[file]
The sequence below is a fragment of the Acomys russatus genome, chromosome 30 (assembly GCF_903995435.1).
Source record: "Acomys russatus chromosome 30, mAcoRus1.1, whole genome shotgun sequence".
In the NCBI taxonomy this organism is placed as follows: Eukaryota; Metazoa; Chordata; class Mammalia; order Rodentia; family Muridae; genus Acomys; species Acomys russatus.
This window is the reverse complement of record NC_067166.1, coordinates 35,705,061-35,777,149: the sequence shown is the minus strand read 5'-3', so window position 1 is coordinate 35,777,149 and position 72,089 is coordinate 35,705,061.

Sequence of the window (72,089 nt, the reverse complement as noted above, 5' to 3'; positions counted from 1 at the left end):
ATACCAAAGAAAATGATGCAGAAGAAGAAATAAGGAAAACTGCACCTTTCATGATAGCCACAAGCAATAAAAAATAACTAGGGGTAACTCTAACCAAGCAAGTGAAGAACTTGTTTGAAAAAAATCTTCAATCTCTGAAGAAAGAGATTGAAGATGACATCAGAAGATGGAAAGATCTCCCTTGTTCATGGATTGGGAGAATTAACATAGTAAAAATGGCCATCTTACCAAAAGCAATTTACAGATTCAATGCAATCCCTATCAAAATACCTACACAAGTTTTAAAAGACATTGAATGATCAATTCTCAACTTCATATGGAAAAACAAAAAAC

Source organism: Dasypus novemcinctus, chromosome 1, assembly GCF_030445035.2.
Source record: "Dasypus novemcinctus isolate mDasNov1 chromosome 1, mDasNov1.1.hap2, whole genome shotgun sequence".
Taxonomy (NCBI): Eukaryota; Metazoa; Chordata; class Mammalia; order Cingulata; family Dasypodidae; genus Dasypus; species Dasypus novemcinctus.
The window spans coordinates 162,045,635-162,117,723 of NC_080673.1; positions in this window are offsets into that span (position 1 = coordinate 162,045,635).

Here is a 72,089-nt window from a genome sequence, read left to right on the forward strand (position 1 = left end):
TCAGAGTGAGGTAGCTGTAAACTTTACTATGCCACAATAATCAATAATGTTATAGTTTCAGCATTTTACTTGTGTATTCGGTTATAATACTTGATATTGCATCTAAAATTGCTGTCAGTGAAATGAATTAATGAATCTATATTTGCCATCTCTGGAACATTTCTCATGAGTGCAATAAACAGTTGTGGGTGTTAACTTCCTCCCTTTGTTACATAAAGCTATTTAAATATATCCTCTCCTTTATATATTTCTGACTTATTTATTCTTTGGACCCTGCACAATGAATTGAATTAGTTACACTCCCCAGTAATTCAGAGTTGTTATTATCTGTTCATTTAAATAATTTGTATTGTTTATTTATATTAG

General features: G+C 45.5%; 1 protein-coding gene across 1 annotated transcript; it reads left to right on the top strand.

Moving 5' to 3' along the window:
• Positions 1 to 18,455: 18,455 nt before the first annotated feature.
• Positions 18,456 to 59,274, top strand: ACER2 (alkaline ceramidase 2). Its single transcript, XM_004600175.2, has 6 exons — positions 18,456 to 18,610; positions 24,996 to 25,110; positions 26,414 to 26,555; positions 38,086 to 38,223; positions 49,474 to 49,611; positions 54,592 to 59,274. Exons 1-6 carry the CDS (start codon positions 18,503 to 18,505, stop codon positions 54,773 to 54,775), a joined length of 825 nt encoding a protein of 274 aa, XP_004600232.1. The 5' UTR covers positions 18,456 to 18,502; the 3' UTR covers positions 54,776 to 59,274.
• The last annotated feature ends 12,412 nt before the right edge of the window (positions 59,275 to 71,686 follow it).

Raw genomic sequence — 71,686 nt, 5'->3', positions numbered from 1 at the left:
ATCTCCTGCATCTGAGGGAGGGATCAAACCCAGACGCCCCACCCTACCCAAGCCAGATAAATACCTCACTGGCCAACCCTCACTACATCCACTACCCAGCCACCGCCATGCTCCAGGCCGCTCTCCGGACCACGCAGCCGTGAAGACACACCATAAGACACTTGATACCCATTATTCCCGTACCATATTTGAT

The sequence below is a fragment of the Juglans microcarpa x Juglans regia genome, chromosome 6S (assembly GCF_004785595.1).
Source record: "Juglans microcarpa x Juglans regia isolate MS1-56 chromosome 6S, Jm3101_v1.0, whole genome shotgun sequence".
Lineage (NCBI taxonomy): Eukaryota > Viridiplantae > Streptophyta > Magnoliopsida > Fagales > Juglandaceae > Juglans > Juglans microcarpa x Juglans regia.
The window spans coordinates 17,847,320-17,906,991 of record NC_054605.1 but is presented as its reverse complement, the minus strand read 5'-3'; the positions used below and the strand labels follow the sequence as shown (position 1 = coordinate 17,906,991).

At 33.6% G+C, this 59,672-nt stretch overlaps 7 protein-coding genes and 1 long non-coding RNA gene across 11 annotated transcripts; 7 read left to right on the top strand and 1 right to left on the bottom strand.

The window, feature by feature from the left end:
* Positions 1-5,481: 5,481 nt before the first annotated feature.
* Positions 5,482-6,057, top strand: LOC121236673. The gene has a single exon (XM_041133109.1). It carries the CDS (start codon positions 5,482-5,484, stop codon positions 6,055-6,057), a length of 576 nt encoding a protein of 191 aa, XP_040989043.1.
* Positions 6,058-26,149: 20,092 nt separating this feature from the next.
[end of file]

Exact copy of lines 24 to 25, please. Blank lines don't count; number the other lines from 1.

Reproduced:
At 33.6% G+C, this 59,672-nt stretch overlaps 7 protein-coding genes and 1 long non-coding RNA gene across 11 annotated transcripts; 7 read left to right on the top strand and 1 right to left on the bottom strand.

The window, feature by feature from the left end: